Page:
Background: Cognitive impairments occur frequently in patients with chronic heart failure (CHF), resulting in worse health outcomes than expected. These impairments can remain undetected unless specifically screened. There are limited sensitive screening measures available in nursing practice to identify mild cognitive impairment (MCI). Aim: To compare the Montreal Cognitive Assessment (MoCA) with the Mini Mental State Exam (MMSE) in screening for MCI in CHF patients. Methods: The MMSE and MoCA were administered to 93 hospitalized CHF patients (70±11 years), without a history of neurocognitive problems. Patients with low MoCA scores (<26) were compared to those with low MMSE scores (<27). Two different parameters were examined between the MoCA and the MMSE: level of MCI agreement (Kappa coefficient) and task errors on assessed cognitive domains (Χ2 test). Results: Statistically more patients had low MoCA scores compared with low MMSE scores (66 vs. 30, p=0.02). The MoCA classified 38 (41%) patients as cognitively impaired that were not classified by the MMSE. A significantly low level of agreement was found (κ=0.25, p=0.001) between the MMSE and MoCA in identifying patients with scores suggestive of MCI. More task errors were observed on the MoCA cognitive domains compared with the MMSE cognitive domains. In 68% of patients with low cognitive scores, visuospatial task errors were observed on tasks from the MoCA compared with 22% on a similar task of the MMSE. Conclusion: The MoCA, a screening tool for MCI, identified subtle but potentially clinically relevant cognitive dysfunctions with greater frequency than MMSE.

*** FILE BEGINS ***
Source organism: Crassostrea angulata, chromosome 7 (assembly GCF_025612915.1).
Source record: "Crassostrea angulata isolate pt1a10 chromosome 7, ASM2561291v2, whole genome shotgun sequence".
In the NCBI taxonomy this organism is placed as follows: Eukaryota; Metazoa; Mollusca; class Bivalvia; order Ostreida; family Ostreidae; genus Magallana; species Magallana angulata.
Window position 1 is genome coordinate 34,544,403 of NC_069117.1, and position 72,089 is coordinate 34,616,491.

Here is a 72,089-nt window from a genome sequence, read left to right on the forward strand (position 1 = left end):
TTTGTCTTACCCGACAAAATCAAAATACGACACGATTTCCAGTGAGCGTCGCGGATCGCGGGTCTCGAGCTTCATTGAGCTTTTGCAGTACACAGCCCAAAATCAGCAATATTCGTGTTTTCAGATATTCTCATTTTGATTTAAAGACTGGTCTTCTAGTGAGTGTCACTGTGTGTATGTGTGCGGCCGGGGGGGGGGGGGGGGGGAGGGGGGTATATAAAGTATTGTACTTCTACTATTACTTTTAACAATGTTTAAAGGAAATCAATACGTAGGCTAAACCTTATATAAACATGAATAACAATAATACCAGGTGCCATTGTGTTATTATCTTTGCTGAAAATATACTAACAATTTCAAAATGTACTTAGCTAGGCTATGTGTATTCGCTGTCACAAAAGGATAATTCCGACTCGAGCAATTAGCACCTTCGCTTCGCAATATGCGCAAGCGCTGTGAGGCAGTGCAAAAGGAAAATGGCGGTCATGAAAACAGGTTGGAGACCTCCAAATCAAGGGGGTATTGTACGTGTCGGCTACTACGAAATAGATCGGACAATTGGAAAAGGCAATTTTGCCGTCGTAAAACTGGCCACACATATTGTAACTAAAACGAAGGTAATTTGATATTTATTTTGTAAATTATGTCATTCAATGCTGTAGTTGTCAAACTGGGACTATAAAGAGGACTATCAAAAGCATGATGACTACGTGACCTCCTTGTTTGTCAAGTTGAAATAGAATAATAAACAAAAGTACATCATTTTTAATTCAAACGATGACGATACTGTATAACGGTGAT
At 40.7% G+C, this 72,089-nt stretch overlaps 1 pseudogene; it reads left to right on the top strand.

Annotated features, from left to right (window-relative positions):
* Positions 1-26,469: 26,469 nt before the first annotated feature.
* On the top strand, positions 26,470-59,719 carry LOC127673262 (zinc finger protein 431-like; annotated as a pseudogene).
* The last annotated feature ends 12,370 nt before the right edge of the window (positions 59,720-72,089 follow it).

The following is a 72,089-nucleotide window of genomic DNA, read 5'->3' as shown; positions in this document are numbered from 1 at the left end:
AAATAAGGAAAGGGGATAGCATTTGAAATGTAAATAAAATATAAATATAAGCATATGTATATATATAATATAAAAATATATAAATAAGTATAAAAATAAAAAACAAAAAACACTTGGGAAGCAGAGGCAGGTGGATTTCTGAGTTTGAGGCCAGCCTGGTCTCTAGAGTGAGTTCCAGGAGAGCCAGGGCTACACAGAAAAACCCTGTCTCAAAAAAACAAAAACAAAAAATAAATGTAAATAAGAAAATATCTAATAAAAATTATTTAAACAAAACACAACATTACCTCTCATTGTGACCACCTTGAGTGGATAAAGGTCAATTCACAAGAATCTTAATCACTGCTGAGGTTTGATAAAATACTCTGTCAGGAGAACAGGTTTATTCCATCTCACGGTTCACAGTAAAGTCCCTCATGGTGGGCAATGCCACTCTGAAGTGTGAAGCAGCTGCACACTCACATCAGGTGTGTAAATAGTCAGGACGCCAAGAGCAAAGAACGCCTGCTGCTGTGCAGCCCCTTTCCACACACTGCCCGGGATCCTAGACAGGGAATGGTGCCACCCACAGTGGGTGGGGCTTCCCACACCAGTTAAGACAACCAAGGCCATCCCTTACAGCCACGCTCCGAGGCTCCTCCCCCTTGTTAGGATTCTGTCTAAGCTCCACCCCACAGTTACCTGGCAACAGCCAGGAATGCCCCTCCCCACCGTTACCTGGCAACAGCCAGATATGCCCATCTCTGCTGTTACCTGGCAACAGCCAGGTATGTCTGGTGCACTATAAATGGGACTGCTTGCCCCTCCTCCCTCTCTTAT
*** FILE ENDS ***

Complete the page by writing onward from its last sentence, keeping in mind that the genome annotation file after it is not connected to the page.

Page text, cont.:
- Chronic heart failure
- cognitive impairment
- Montreal Cognitive Assessment
- screening tools